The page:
Topic: IRS

Overview of Proposed Regulations Under Code Section 162(m) — Grandfather Rules

Our last installment of our overview of the Proposed Regulations under Code Section 162(m) ‎focuses on the transition or grandfather rules (“Grandfather Rules”) under the Proposed ‎Regulations. Our prior installments have focused on the amendments to Code Section 162(m) ‎enacted by the Tax Cuts and Jobs Act of 2017 (“TCJA”) and their effective date.‎

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Best Practices for Handling and Avoiding Employee Benefit Plan Investigations

The prospect of a U.S. Department of Labor (“DOL”) investigation or Internal Revenue Service ‎‎(“IRS”) examination of an employee benefit plan can be daunting for any plan sponsor. ‎Understanding the process and adopting best practices, however, can make the experience less ‎intimidating and improve the results for all parties.‎

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Overview of Proposed Regulations Under Code Section 162(m) – What is Applicable Employee Remuneration

This installment of the overview of the Proposed Regulations under Code Section 162(m) focuses on the definition of what is “applicable employee remuneration.” As a ‎reminder, Code Section 162(m) generally limits the compensatory deduction to the first $1 million of “applicable employee remuneration” paid by a publicly held corporation to each covered employee.

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Overview of Proposed Regulations Under Code Section 162(m) — Who is a Covered Employee

Today’s installment of our overview of the Proposed Regulations under Code Section 162(m) highlights the expansion of who is a “covered employee.”  As a ‎reminder, Code Section 162(m) generally limits the compensatory deduction to the first $1 million of compensation paid by a publicly held corporation to each “covered employee.”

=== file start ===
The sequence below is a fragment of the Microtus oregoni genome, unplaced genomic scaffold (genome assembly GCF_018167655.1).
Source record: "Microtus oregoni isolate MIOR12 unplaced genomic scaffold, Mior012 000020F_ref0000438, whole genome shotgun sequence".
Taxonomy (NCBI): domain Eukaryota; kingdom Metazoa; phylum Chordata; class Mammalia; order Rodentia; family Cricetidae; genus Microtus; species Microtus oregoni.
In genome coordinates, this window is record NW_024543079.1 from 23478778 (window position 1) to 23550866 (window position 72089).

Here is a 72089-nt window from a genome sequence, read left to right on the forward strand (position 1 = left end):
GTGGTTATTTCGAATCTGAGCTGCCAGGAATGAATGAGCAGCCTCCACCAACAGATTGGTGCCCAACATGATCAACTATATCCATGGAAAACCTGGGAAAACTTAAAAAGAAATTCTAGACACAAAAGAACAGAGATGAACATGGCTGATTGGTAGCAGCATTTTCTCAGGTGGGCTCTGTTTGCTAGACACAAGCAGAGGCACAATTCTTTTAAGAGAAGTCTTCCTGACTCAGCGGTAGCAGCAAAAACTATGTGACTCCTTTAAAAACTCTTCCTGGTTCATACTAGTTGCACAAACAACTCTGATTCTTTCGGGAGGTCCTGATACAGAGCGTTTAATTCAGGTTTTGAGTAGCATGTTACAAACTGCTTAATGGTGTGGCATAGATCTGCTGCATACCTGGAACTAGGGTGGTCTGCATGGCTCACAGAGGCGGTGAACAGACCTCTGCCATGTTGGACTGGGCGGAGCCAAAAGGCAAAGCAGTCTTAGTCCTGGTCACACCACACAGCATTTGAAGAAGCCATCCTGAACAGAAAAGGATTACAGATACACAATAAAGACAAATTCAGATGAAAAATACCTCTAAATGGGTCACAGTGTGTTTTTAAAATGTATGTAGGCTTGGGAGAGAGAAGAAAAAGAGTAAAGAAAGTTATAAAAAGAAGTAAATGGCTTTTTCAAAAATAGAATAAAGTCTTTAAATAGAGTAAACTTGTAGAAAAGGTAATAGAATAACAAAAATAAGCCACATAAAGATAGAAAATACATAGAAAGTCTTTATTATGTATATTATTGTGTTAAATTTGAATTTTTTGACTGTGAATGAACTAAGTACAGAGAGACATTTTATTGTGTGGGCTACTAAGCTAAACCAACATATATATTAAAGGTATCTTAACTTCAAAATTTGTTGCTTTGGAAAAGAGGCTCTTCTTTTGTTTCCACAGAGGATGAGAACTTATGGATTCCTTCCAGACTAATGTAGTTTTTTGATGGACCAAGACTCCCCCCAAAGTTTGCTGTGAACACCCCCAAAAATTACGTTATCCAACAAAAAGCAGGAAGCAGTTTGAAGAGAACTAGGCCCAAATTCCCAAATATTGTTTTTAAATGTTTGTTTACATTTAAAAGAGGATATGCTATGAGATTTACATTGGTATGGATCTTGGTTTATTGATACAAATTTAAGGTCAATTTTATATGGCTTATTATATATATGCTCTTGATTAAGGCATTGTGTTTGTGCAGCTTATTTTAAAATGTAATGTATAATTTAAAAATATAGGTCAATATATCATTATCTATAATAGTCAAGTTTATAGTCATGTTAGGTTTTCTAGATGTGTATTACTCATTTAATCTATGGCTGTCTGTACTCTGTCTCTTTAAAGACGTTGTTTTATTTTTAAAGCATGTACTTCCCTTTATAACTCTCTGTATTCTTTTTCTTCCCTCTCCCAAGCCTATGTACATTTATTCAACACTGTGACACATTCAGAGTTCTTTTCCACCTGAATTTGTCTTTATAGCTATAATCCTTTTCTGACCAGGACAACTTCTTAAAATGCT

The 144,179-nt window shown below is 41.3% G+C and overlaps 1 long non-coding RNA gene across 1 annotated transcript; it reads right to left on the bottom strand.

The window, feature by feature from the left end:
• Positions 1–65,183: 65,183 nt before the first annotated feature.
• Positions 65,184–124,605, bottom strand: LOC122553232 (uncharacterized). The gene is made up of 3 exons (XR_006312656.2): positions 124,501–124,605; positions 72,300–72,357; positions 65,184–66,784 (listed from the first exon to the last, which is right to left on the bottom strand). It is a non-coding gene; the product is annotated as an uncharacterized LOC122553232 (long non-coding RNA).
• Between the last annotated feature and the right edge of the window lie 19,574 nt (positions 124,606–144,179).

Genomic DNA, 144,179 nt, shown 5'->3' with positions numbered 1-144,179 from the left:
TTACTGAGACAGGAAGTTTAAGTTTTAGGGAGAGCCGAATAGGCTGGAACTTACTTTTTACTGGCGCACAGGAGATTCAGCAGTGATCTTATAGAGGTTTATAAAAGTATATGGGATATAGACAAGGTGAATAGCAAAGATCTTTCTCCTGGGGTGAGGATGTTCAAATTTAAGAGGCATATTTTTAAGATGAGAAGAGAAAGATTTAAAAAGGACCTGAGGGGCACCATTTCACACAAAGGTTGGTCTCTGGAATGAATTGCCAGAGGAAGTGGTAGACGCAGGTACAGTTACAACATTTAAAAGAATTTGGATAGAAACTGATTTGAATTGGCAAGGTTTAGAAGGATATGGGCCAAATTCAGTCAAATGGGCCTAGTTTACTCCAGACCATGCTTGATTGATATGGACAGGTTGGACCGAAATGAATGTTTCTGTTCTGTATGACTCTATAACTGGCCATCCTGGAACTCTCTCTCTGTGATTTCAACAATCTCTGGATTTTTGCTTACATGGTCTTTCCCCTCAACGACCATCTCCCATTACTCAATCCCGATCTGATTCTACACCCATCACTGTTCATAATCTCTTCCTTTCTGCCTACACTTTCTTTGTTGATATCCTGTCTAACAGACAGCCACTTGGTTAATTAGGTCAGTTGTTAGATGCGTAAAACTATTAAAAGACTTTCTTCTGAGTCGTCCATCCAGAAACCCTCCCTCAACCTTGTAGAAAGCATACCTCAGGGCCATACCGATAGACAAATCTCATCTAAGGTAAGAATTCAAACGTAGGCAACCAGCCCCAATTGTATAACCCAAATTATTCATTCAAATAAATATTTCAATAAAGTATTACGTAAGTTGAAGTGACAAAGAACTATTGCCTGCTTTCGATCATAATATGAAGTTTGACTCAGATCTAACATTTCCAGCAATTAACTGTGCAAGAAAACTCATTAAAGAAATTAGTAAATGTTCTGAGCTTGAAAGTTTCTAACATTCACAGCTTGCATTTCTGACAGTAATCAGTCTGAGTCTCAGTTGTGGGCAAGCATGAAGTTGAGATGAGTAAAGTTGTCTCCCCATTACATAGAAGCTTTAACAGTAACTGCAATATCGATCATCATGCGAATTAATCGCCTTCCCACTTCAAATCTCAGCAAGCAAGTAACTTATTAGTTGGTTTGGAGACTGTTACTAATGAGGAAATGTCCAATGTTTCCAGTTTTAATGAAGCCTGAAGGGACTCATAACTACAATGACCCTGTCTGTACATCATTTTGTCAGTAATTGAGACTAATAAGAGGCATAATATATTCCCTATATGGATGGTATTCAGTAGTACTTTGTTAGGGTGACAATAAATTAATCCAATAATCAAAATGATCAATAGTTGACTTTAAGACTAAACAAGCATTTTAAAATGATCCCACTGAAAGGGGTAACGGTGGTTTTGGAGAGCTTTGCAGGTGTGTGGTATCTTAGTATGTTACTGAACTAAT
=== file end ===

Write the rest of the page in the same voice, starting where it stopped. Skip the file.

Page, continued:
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Holiday Stocking Stuffer: IRS Issues Proposed Regulations Under Code Section 162(m)

On December 16, 2019, the Treasury Department released proposed regulations (the “Proposed ‎Regulations”) to address the amendments made to Code Section 162(m) by the Tax Cuts and ‎Jobs Act (the “Amendment”). As background, the Amendment eliminated the exclusion ‎attributable to qualified performance-based compensation from the $1 million cap on the ‎deductibility of compensation paid to certain executives by a publicly held corporation.‎

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IRS Reopens Determination Letter Program for Certain Individually Designed Plans

In 2017, the IRS significantly limited the ability of plan sponsors to request a determination letter ‎that its individually-designed retirement plan met the tax qualification requirements of the ‎Internal Revenue Code. Since that date, plan sponsors could request determination letters only ‎upon the plan’s initial qualification or termination.‎

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IRS Letters 226-J for 2017 are in the Mail

The IRS has been issuing the 2017 Employer Shared Responsibility Penalty (ESRP) assessments ‎‎(Letter 226-J). The Letter 226-J provides the IRS’ determination of whether an “applicable large ‎employer” may be liable for an ESRP for a particular calendar year and shows the proposed ‎assessment of the penalties based on the Forms 1094-C and 1095-C the employer filed with the ‎IRS, as well as whether or not the employer’s employees received premium tax credits on their ‎individual income tax returns.‎

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Time to Restate Your 403B Plan

The Internal Revenue Service set March 31, 2020 as the last date of the remedial amendment period for tax-exempt organizations and public school systems to self-correct plan document defects in their Section 403(b) plans.  The “remedial amendment period”, or “RAP” is a period during which a 403(b) plan can be amended to comply with the technical requirements of Section 403(b) of the Internal Revenue Code and related IRS regulations. 

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